Joe Lhota made it pretty clear when he announced the new fare and toll scheme last week, and the MTA chairman has reiterated his stance once again, now on the radio: the base subway fare is liking to rise from $2.25 to $2.50.
Here is what Mr. Lhota said on WOR radio yesterday:
“The base fare will probably go up, because if it doesn’t go up, it will have a huge impact on the people who take the monthly pass and use discounted fares. I think we should focus on the middle class. We need to focus on those folks and minimize the increase. The majority of people either take a seven-day pass, a 30-day pass or use the discount pass, and I think we need to focus on how to keep the cost as low as possible for them.”
The problem is, lower-income riders still pay the base fare, meaning this approach could hurt them disproportionately (unless they buying single ride fares, which already cost $2.50 and would rise to $2.75 under the new scheme). But Mr. Lhota stressed last week that his job was as much, if not more, about educating riders and increasing ridership than it was about raising funds. To that end, he appears to be justifying an increase in the base fare on the grounds that any impacts will be mitigated by encouraging more riders to use the discounted fares, which would rise less if the base fare increases, somewhere in the range of $109 to $112 for a monthly pass, up from the current $104.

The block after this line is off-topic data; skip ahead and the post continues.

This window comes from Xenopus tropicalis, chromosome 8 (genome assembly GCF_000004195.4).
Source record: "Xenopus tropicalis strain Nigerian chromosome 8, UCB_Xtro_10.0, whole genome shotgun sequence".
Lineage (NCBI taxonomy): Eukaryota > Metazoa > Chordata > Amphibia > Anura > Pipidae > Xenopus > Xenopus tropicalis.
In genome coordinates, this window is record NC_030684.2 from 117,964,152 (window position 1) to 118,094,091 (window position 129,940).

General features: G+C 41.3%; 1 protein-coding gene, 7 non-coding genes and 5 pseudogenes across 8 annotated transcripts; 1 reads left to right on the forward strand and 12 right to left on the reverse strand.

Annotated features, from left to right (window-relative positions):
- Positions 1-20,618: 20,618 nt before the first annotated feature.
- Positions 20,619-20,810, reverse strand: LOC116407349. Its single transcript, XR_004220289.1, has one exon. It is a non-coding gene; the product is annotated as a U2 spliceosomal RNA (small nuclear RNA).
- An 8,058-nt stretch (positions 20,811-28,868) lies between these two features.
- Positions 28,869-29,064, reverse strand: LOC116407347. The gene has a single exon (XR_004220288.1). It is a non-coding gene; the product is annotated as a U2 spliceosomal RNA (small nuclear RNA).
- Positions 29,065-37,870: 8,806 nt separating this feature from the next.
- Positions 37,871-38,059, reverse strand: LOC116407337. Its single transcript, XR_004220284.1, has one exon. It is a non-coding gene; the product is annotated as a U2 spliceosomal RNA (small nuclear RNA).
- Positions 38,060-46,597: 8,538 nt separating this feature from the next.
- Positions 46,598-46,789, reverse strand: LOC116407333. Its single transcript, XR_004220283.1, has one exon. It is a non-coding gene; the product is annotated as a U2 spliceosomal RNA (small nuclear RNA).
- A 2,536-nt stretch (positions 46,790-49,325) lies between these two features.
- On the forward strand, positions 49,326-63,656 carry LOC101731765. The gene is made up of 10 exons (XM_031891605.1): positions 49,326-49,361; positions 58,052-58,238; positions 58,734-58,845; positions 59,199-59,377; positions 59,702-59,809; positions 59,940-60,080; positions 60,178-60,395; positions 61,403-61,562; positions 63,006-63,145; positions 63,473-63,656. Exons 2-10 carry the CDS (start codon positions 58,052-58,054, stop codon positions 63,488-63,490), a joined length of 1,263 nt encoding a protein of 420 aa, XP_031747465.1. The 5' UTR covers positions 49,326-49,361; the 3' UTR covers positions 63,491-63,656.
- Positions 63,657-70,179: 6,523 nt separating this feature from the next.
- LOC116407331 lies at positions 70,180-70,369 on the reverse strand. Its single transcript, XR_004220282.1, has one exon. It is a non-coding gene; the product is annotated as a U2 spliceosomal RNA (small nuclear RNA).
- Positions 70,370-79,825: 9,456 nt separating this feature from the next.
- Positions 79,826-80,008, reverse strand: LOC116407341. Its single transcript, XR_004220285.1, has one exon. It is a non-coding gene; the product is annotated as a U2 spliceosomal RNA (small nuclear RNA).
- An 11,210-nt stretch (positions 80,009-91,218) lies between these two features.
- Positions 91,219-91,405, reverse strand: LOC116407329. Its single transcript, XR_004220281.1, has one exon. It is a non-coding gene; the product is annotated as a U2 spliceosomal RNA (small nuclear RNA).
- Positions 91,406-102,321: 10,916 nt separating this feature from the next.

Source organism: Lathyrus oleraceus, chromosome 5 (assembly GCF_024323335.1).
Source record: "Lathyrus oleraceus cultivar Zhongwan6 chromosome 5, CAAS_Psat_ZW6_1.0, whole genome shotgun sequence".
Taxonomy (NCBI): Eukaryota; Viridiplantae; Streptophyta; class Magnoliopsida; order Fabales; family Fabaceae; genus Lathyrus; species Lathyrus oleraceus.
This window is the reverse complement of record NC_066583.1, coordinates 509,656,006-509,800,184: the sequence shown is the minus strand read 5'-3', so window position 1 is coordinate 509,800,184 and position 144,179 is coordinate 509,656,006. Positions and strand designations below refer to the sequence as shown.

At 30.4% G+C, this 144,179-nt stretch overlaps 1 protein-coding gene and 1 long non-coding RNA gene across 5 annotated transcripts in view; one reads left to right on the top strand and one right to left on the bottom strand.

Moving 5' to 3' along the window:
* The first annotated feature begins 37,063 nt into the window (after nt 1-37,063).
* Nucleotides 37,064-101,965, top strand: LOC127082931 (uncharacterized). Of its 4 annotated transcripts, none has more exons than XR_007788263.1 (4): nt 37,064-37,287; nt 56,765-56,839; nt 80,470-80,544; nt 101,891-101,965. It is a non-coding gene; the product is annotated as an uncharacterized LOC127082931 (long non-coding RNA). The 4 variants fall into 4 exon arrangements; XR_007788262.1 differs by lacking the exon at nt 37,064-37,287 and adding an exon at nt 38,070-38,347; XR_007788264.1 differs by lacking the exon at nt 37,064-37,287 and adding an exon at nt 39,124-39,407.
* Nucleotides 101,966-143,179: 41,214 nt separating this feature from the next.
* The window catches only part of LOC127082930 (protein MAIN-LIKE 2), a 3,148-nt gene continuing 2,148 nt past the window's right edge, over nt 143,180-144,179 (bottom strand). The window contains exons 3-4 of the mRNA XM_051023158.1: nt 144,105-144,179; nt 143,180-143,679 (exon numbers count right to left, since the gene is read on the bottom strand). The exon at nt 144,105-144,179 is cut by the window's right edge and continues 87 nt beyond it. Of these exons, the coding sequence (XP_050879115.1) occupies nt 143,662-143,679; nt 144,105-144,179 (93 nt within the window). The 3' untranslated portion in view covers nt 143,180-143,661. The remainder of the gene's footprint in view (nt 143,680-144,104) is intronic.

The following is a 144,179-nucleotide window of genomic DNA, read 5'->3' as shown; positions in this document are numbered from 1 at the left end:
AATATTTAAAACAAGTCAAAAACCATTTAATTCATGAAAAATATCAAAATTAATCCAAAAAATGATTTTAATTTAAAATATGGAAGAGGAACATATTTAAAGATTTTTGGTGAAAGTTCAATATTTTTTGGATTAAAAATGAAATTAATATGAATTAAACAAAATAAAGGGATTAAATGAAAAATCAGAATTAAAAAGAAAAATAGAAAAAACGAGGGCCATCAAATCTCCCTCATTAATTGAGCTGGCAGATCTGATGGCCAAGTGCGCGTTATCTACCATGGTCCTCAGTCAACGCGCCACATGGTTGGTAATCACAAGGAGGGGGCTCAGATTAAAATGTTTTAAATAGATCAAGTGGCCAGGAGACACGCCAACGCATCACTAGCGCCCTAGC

“It shouldn’t be 15 percent, it should be significantly lower than that,” Mr. Lhota said of riders not using the discounted fare.
But the higher base fare is also far from a certainty. More than anything else, Mr. Lhota stressed last week that no decision will be made until the public is heard on this matter, and he has even taken the innovative step of creating video set-ups to allow transit riders to film their response at any time should they be unable to make it to one of the hearings.